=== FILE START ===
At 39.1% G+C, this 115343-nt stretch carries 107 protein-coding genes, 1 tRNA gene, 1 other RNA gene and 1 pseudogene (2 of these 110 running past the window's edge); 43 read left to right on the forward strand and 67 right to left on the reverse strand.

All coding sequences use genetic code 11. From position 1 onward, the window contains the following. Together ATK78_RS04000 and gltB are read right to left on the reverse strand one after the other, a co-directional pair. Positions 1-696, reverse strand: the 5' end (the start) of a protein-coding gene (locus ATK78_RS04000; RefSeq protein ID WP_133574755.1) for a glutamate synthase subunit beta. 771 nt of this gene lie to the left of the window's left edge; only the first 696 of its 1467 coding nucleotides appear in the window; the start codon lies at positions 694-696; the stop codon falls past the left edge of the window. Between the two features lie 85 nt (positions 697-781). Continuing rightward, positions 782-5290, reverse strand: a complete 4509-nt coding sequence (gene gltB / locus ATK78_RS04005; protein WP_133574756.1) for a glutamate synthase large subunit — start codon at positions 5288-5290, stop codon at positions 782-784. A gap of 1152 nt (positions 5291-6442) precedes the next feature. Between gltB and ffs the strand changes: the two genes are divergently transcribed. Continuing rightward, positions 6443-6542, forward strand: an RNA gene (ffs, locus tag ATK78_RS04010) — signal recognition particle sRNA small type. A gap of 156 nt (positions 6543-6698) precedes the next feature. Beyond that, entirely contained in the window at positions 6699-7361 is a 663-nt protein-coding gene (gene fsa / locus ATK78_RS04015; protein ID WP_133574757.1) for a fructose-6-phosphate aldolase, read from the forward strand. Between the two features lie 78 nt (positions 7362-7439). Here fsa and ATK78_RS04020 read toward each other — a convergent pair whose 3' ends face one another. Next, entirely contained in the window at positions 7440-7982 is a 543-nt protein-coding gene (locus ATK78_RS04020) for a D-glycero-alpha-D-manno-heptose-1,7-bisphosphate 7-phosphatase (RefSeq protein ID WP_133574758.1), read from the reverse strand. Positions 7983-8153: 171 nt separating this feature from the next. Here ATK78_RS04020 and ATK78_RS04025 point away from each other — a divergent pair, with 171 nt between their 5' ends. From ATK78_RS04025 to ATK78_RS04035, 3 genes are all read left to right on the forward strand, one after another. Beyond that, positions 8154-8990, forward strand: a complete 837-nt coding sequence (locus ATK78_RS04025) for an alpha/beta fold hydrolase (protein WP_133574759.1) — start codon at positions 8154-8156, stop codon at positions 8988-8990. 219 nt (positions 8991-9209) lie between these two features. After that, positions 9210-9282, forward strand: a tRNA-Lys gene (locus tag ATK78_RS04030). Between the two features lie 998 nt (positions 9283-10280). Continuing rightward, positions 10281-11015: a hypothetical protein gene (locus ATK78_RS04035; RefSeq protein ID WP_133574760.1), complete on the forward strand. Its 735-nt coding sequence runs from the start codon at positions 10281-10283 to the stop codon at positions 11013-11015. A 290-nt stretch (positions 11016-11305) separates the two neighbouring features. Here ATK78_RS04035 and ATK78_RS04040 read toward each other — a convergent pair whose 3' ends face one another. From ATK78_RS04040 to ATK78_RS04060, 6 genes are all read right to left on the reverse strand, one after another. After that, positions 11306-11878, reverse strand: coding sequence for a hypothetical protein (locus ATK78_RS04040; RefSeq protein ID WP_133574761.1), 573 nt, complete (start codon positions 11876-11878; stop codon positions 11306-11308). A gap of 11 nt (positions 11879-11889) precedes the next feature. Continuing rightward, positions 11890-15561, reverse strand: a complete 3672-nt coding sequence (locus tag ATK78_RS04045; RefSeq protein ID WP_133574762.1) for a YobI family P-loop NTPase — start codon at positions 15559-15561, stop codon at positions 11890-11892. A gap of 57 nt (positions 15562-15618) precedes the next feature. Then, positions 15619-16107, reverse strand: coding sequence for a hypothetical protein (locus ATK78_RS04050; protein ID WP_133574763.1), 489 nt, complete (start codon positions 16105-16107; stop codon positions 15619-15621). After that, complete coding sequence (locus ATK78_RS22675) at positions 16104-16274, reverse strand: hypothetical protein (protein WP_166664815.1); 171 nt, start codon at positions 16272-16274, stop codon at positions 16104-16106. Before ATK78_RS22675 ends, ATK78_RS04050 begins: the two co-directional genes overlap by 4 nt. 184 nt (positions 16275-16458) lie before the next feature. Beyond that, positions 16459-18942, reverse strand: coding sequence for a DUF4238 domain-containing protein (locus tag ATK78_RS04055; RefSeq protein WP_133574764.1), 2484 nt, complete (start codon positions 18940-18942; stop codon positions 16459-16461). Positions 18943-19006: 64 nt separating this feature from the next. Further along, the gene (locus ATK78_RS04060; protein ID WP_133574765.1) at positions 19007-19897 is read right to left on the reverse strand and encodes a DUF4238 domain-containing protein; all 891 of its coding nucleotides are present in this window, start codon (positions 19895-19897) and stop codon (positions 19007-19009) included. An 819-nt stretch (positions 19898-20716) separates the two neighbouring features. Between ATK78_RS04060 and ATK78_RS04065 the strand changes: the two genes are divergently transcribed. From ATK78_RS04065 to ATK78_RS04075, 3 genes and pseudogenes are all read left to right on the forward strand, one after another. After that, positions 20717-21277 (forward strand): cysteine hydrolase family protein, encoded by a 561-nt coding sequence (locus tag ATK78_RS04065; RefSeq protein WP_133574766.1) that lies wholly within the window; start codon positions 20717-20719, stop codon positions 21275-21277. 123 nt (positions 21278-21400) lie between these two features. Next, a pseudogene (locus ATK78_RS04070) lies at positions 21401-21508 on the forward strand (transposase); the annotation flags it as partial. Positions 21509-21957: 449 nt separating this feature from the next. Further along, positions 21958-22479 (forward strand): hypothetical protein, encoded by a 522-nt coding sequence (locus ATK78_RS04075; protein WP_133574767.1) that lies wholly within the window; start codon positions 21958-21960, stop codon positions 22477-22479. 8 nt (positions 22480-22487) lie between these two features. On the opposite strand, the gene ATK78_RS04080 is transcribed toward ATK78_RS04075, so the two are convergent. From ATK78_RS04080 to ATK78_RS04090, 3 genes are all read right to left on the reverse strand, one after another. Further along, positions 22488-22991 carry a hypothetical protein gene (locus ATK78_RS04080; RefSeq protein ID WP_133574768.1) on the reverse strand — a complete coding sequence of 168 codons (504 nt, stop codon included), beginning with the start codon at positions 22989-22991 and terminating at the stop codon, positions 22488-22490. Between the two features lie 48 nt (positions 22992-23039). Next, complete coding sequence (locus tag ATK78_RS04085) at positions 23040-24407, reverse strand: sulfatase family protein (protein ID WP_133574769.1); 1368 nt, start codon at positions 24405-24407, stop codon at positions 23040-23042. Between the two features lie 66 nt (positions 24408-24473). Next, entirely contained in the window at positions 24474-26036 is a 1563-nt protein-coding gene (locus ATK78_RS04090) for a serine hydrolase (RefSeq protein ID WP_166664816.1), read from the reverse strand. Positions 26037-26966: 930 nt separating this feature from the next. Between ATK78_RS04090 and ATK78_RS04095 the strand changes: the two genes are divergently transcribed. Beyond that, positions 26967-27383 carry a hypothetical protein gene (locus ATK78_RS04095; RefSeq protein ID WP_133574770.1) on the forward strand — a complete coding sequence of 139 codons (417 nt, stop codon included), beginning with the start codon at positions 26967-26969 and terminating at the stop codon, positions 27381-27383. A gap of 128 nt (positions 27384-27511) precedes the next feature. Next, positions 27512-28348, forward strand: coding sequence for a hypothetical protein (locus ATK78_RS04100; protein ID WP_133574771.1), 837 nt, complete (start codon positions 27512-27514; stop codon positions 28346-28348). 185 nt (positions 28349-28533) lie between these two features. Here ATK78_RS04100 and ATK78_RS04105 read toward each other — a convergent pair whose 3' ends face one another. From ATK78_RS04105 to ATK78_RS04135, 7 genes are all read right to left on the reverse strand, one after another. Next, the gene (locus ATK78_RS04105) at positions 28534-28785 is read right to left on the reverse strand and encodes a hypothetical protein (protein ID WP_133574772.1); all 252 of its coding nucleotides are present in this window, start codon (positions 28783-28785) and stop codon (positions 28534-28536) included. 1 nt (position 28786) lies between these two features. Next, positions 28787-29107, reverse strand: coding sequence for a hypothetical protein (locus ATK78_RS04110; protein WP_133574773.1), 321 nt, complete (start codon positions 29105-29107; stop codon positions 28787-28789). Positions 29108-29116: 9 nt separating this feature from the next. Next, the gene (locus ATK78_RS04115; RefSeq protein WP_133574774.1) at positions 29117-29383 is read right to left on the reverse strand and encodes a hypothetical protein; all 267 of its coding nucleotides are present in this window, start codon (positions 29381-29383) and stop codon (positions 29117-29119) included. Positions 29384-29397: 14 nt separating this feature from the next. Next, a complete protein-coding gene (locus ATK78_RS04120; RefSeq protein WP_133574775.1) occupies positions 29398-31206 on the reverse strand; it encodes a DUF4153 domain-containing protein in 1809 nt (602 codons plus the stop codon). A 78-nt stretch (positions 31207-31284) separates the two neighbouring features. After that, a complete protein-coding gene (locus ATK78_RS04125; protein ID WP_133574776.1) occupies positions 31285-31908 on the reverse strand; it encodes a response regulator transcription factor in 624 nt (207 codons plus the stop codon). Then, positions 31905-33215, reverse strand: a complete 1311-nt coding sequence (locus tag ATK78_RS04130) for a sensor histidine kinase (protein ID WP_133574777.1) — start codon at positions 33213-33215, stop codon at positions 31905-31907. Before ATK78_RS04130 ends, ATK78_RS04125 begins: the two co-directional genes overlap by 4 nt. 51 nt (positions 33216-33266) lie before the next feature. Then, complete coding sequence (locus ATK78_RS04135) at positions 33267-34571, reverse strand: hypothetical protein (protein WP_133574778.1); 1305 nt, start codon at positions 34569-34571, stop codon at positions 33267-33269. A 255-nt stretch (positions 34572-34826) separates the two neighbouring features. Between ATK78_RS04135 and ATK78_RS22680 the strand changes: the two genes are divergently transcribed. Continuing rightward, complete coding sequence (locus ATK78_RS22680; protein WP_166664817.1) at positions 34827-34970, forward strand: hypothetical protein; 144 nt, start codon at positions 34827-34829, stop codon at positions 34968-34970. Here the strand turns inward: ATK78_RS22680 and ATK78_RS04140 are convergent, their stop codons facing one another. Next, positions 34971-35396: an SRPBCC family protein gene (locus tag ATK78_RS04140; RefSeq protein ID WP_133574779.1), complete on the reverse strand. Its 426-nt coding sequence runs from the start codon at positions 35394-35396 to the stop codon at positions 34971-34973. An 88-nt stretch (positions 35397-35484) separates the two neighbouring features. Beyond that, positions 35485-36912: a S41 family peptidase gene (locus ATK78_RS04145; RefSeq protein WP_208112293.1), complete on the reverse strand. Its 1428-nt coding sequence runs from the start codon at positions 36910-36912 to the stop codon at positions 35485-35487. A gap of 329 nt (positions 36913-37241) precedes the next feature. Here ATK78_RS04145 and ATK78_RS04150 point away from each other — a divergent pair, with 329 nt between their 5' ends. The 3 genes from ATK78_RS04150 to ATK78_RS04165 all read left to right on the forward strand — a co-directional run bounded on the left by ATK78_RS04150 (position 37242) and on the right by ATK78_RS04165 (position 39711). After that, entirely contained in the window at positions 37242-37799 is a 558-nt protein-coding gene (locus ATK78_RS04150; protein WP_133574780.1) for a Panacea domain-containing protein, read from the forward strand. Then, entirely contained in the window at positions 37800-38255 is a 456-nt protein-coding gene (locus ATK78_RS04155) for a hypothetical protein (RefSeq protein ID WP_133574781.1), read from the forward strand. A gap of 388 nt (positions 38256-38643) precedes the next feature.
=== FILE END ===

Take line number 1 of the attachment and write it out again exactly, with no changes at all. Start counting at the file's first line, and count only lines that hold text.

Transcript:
At 39.1% G+C, this 115343-nt stretch carries 107 protein-coding genes, 1 tRNA gene, 1 other RNA gene and 1 pseudogene (2 of these 110 running past the window's edge); 43 read left to right on the forward strand and 67 right to left on the reverse strand.